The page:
Finally, mid-morning of the 19th, M-Pig’s demeanor changed drastically. She no longer wanted to eat the past the prime peaches Noble Orchards (thanks guys, the pigs loved them!) donated to the cause, she didn’t want to have belly rubs, she just wanted to sleep in her nest. I figured she’d start to farrow as soon as it got dark. She did.
I knew it was going to be a long night for everyone involved. This was M-Pig’s and my, first time farrowing. I’ve helped lots of cows do it, but this was my first pig and I was scared! I really like M-Pig and did my best to learn everything I could about this process so I could help her if she needed it. But M-Pig was a total champ about the whole thing. She had her first 7 piglets within a few hours, with no help at all. It was amazing watching these tiny, little, spotted piglets enter the world. The last two piglets took longer and were both born dead. I tried to revive them like we do with baby calves, but I had no luck.
I stayed with M-Pig and her piglets until all the afterbirth had been passed and they seemed to be settled in and happy. I kinda felt like I was in college again, pulling an all nighter because I didn’t finish a project in time (I’m too old for that now, it hurt!).
I made sure M-Pig was up, eating and drinking before I went to bed. That has actually been the most challenging part. She is so focused on being a Mama and not squishing her piglets, she stays frozen when her babies are around her. She is getting better about it though! This morning she was asking for breakfast and got up all on her own.
Stay tuned Beefjar readers, there will be many more pigtures to come! And a few ranch days for those of you that live in the area!
A pig’s gestation period is 3 months, 3 weeks and 3 days or 114 days. I am well acquainted with this knowledge because I am about to experience for first solo pig birth. And it’s like Christmas for me. My very first sow, M-pig is due next week with her first litter. As you all recall, I’ve been anticipating this day since the end of May!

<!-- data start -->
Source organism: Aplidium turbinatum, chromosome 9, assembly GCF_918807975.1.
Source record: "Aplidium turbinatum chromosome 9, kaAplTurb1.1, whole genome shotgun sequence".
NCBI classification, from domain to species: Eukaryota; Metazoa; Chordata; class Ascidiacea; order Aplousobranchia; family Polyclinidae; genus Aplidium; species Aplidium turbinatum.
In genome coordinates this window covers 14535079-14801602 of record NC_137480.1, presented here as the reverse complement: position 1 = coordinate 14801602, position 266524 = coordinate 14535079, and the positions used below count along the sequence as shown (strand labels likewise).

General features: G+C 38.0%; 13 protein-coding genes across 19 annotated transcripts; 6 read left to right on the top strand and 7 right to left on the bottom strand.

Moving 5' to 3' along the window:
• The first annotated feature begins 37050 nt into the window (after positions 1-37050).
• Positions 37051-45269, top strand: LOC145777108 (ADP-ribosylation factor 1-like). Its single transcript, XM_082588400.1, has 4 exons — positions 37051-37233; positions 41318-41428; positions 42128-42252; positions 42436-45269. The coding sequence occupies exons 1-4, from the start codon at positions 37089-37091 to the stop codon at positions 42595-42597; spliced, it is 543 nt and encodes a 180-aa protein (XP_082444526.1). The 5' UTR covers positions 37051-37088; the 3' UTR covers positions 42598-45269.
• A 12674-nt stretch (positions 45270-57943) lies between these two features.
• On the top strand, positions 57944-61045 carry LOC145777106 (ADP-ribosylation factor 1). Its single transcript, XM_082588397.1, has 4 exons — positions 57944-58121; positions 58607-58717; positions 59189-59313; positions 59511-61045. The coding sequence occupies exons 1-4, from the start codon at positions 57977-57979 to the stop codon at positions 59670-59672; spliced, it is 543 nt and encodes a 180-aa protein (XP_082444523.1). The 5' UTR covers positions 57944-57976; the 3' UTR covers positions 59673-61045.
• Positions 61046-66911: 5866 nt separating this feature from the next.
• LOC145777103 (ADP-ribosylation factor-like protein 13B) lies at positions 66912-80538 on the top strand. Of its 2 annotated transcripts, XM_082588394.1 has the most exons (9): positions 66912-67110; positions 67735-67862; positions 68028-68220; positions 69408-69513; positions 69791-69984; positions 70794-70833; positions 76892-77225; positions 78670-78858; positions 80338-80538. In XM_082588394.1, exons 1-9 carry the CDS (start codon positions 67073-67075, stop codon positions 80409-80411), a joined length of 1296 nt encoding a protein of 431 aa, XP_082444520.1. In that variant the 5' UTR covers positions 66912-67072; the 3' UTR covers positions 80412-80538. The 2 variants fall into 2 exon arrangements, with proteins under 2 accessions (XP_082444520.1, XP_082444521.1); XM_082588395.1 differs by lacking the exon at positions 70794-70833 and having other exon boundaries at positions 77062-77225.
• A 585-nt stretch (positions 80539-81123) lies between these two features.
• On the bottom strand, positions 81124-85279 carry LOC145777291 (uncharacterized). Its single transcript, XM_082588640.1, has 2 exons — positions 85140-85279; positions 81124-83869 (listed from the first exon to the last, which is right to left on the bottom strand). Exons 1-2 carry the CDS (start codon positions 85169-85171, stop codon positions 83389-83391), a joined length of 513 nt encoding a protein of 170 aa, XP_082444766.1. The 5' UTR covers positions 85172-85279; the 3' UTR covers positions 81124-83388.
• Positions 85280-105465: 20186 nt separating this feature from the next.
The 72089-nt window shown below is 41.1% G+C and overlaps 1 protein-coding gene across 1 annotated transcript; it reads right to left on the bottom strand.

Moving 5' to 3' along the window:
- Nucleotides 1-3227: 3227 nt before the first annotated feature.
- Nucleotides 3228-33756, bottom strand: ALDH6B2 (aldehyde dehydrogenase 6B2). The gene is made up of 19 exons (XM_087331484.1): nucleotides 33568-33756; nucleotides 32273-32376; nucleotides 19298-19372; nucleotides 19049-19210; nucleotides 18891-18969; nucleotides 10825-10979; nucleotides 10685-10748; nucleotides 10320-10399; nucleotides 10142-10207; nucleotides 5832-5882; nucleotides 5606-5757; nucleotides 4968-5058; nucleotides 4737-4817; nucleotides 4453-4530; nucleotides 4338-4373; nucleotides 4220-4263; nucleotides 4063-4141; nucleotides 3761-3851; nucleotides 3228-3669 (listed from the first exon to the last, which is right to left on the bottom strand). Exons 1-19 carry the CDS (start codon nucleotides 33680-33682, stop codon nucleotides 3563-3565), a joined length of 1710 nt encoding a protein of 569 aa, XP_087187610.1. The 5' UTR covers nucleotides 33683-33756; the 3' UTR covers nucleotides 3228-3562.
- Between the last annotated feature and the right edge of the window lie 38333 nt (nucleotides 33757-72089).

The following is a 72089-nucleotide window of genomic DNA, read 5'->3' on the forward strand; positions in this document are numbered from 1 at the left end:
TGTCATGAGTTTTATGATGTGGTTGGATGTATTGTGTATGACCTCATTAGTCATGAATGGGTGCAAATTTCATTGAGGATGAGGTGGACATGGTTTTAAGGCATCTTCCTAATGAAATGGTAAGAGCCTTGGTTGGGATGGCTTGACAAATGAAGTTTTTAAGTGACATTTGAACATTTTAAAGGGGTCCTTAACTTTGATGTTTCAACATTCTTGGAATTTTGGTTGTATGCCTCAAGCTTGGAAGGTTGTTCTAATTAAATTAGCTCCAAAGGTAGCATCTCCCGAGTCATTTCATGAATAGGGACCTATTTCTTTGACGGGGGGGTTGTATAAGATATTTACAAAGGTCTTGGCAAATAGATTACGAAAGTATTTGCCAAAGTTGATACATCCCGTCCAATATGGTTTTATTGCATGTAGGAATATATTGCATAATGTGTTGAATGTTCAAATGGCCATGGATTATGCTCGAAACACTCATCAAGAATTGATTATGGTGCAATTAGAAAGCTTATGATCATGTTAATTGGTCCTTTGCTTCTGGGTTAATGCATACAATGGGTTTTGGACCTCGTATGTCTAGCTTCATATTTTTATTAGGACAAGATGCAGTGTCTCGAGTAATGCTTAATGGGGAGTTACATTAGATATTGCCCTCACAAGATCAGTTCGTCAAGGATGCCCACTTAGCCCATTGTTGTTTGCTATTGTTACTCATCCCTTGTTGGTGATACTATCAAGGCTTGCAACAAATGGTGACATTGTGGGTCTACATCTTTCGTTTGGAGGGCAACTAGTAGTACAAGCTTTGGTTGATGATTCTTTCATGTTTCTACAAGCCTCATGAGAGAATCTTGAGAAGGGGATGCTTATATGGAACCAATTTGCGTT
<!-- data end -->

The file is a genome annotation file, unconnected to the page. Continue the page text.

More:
Yes, I took a video of M-Pig and her boarfriend.
All summer I’ve been extra careful with her diet and care. I’ve spent a lot of time with her, giving her attention and lots and lots of brushes and baths. I figure, if this pig really likes me, she’s not going to care too much when I assist her with her birth because she’ll trust me. I’m also looking forward to having a ranch day or two so my clients can meet their meat and I want tame pigs and piglets.
This week I have finished my “pig birthing kit” and worked on M-pig’s bedroom. I’m pleased to report I am pretty much ready for the blessed event. I’m watching videos on youtube, talking to my experts and reading books. I almost feel like it is a whisper silly that I am so nervous about one pig giving birth! I spent the whole summer watching and helping a couple hundred cows do it, so this shouldn’t be that big of a deal for me.
I am doing the birth the “natural way”. That means I am not using a farrowing crate. A farrowing crate is a small pen that keeps the mama sow from rolling over and squishing her babies. My gilt is pushing 600 pounds, she couldn’t feel herself roll over on her babies even if she tried. I’m not using a crate for a few reasons. The first being I can’t afford it, pretty much all my money is going into buying more pigs. The second is since I have the time, I plan on being with M-pig during and after the birth. This will hopefully mitigate any loss until the piglets can figure things out for themselves. I do realize that I do face increased piglet loss by this choice, but I am going to try it and see how it goes.
I’m excited and proud of myself that I have reached this point in my hog operation. Honestly, I never thought I’d ever own a sow, let alone farrow one out! I’m getting ready to purchase a boar and build more pig pens, so I can keep expanding! Hopefully next Wednesday, my Wordless Wednesday will be cute, newborn piglets! Stay tuned!